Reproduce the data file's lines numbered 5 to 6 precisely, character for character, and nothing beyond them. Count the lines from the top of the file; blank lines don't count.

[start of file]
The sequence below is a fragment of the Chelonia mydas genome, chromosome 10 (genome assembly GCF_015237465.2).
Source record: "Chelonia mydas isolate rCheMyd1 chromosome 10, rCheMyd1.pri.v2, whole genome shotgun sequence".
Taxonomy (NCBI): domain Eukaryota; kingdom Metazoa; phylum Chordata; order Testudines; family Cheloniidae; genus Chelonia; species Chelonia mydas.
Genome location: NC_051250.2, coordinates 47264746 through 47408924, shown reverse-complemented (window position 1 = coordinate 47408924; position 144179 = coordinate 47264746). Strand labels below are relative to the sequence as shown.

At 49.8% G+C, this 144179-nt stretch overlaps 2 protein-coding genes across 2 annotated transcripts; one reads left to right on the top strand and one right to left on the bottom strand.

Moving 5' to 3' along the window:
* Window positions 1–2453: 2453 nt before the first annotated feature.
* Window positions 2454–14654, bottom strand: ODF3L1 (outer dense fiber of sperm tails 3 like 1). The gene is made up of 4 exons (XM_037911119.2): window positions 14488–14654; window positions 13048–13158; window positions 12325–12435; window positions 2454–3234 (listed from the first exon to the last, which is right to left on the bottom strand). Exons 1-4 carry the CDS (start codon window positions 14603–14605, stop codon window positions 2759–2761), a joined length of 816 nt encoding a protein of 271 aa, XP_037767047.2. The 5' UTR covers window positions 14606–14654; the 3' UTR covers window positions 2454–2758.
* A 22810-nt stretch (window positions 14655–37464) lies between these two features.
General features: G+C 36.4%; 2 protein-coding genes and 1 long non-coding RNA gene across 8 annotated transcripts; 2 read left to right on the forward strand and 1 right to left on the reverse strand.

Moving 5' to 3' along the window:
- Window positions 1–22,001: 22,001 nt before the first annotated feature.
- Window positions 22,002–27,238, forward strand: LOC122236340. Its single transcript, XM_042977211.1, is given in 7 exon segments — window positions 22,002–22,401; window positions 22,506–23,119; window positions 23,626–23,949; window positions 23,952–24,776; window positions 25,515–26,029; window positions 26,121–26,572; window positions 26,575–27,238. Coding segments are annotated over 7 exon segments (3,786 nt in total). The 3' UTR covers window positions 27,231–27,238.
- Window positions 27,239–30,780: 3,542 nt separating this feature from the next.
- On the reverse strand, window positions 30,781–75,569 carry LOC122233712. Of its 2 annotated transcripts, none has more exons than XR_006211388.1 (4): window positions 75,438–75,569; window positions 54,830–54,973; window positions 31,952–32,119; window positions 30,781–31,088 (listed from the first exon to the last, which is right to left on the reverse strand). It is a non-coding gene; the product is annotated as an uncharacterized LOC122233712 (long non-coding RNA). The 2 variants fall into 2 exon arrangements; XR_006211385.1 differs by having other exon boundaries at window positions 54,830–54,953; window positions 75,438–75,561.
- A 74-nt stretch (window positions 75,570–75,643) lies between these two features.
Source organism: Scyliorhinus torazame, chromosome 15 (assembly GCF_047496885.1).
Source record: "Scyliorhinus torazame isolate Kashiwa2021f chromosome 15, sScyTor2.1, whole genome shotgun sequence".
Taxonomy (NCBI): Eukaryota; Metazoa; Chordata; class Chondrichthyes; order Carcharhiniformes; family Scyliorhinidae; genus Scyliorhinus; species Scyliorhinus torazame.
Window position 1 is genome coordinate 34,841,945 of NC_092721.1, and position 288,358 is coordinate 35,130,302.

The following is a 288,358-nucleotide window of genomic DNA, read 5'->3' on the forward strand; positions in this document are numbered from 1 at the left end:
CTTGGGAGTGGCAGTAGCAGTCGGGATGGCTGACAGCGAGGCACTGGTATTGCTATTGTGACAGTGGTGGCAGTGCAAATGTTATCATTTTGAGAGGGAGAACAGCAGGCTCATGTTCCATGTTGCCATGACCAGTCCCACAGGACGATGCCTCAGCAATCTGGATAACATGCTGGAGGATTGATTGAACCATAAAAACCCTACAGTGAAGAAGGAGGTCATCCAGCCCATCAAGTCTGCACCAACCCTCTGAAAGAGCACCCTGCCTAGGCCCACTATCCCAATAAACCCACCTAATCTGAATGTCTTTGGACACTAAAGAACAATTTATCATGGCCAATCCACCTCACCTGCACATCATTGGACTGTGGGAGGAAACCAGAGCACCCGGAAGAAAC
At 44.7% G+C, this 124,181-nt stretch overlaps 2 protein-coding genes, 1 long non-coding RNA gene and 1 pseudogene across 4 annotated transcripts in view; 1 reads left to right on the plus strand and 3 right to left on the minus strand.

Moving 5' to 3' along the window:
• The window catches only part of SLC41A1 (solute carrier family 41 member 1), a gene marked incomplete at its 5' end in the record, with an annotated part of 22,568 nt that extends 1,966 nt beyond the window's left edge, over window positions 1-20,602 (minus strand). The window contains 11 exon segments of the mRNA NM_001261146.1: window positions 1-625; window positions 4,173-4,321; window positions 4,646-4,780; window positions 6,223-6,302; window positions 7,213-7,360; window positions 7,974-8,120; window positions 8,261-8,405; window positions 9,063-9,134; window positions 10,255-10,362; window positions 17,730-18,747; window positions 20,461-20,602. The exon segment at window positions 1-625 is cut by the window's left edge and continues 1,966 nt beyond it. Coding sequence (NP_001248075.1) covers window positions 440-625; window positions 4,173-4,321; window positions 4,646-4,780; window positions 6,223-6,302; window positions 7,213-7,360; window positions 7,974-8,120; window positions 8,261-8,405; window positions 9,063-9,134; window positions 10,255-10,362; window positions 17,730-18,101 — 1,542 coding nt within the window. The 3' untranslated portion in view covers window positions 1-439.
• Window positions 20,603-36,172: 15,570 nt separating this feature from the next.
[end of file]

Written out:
At 49.8% G+C, this 144179-nt stretch overlaps 2 protein-coding genes across 2 annotated transcripts; one reads left to right on the top strand and one right to left on the bottom strand.

Moving 5' to 3' along the window: